The most recent modification of the split luciferase complementation assay, NanoBiT, is used in the protocol presented here15. It relies on the reconstitution of the luciferase enzyme (e.g., NanoLuc) from the two fragments - the large one, termed as large BiT or LgBiT, a 17.6 kDa protein, and the small one, composed of only 11 amino acids, termed as small BiT or SmBiT. The two proteins of interest are fused with the complementary fragments and transiently expressed in a human cell line. If the two fusion proteins interact, a luminescence is produced in situ upon addition of a cell-permeable substrate. These two fragments have been optimized so that they associate with minimum affinity unless being brought together by an interaction between the proteins of interest they are fused to.

In general, bioluminescence-based methods have some advantages over the ones based on fluorescence. Bioluminescent signals have a higher signal-to-noise ratio because the background luminescence is negligible compared to the luciferase-derived signal16. In contrast, fluorescence-based approaches usually suffer from a relatively high background caused by the phenomenon of autofluorescence. Besides, bioluminescence is less detrimental to the analyzed cells than fluorescence, as in the former case there is no need to excite the sample. For those reasons bioluminescent approaches to studying PPIs in vivo outcompete the commonly used fluorescent methods like Förster Resonance Energy Transfer (FRET) or Bimolecular Fluorescence Complementation (BiFC).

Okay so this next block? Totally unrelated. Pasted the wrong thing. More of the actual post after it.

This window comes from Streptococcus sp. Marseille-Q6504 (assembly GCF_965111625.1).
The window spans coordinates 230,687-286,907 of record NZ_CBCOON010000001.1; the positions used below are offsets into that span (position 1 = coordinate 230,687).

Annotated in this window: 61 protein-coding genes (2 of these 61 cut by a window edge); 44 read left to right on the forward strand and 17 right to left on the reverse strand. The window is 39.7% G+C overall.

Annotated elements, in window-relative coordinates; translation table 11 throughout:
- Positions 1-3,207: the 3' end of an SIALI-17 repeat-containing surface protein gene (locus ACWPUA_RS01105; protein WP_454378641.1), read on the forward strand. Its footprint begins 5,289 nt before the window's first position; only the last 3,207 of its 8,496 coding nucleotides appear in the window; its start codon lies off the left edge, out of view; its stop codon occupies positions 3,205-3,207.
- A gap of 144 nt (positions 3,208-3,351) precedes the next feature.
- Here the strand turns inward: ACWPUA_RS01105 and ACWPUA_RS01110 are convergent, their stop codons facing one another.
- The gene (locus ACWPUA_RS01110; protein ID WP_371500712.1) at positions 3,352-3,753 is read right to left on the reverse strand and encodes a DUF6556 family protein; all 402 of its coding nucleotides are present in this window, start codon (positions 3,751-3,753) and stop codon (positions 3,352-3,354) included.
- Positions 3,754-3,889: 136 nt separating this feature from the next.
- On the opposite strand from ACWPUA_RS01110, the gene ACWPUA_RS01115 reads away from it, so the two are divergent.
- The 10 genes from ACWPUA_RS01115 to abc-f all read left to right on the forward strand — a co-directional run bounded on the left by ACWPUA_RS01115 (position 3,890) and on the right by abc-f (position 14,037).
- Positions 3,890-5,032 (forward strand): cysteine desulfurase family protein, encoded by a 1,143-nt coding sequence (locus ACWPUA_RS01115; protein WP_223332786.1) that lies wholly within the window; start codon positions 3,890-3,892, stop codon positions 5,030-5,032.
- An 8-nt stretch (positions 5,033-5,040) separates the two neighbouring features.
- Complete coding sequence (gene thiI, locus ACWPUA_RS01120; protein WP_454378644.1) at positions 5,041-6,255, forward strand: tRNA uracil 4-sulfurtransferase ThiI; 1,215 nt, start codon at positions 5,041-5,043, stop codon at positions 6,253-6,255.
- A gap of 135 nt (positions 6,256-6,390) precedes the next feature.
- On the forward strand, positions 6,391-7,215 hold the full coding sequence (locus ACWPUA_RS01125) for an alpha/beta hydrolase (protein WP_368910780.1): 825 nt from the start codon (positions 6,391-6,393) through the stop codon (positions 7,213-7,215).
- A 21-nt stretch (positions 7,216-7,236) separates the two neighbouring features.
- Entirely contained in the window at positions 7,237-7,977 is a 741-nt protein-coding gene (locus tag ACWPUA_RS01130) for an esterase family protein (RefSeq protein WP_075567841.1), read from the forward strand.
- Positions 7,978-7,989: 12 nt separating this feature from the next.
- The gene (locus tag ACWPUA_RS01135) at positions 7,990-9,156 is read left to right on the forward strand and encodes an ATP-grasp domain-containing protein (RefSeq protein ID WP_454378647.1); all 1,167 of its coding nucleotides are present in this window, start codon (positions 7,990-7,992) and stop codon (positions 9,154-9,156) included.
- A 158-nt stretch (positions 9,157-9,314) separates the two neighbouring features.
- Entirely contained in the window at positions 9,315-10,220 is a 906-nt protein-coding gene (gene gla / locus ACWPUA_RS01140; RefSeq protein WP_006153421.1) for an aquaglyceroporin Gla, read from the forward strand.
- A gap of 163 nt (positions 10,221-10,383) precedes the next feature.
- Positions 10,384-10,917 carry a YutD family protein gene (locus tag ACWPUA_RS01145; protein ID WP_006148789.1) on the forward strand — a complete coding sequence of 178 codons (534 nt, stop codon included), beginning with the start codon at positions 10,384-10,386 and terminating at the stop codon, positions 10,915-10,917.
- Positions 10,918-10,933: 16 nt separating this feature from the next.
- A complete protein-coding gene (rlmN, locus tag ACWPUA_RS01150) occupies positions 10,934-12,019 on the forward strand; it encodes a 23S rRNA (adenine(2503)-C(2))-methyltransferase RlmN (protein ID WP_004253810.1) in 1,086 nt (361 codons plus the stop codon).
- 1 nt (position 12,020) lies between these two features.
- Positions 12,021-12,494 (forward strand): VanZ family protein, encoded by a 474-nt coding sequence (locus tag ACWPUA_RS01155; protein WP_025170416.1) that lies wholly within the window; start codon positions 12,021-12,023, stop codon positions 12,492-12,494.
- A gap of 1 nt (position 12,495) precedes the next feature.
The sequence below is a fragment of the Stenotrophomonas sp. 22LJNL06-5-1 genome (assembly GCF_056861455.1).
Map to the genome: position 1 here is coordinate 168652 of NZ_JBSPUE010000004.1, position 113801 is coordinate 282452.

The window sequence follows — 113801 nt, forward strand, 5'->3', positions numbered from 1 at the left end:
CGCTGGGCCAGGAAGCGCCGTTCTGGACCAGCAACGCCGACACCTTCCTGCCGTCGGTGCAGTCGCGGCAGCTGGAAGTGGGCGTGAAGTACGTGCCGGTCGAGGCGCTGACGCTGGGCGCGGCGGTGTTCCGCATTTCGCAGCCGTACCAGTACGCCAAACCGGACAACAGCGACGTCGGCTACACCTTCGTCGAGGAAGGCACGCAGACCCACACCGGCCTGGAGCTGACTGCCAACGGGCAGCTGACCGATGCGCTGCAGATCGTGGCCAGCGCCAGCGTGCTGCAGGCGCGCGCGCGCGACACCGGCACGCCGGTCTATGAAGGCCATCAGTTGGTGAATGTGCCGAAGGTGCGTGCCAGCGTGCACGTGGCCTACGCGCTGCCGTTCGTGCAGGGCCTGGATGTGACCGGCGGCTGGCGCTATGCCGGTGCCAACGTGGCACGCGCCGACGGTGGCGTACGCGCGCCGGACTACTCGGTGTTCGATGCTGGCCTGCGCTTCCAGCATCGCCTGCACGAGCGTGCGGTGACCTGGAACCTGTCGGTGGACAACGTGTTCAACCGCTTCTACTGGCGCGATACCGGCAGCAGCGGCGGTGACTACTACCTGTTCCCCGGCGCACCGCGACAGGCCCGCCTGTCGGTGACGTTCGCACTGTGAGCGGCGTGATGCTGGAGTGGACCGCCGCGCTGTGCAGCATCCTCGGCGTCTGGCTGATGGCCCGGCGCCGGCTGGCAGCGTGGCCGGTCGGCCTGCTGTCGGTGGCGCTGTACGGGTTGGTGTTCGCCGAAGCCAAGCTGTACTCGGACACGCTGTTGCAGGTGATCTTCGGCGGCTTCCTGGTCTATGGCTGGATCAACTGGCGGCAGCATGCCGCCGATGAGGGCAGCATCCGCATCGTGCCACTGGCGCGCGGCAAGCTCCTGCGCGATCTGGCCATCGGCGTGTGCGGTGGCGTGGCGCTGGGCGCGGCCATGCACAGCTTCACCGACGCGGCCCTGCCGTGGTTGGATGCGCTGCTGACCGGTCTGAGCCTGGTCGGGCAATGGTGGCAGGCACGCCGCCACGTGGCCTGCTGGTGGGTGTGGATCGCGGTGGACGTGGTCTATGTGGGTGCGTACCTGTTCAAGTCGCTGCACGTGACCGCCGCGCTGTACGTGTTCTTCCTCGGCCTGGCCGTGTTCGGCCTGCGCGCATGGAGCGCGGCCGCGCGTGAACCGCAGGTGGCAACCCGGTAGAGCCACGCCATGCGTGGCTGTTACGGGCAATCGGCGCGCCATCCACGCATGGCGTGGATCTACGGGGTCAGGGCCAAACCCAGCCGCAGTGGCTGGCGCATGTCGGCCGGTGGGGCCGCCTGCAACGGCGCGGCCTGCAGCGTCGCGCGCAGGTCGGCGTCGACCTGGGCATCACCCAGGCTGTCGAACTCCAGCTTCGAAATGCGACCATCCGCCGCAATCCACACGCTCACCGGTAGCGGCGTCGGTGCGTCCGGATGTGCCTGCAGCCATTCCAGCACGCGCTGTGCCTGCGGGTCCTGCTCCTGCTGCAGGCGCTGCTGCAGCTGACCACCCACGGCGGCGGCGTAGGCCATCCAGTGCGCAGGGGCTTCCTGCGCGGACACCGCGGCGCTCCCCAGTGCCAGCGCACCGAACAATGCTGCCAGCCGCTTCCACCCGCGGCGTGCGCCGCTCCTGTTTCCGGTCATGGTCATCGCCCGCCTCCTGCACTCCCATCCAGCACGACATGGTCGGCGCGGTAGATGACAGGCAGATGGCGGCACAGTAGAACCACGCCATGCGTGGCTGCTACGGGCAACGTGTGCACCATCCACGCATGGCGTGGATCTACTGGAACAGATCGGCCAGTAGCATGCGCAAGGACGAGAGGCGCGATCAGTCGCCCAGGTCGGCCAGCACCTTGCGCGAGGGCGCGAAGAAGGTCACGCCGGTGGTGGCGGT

Our protocol relies on referring luminescence obtained for the protein combination of interest to luminescence obtained for the control combination. The latter includes the one of the tested proteins which is fused with a larger fragment and a control protein (e.g., HaloTag), fused with a smaller fragment. The latter is a protein of bacterial origin that is not expected to interact with any of mammalian proteins. Using this protein as a control poses limitations to the topology of the Golgi-resident pairs of proteins to be analyzed. Since in mammalian cells this protein is synthesized in the cytoplasm, both proteins of interest should have at least one cytoplasmic tail.

This approach can be particularly useful for initial screening of PPIs. It may become the method of choice when the fusion proteins of interest are expressed at levels that are simply insufficient for other approaches to be applied. Similarly, the split luciferase complementation assay can be the best option if the proteins of interest are expressed at high levels, but this adversely affects their subcellular localization or is known to force non-specific interactions. Since the smaller fragment has only 11 amino acids, the split luciferase complementation assay can be applied when using larger tags is impossible. Finally, it can be employed to further confirm data obtained using other techniques, as in the case presented here.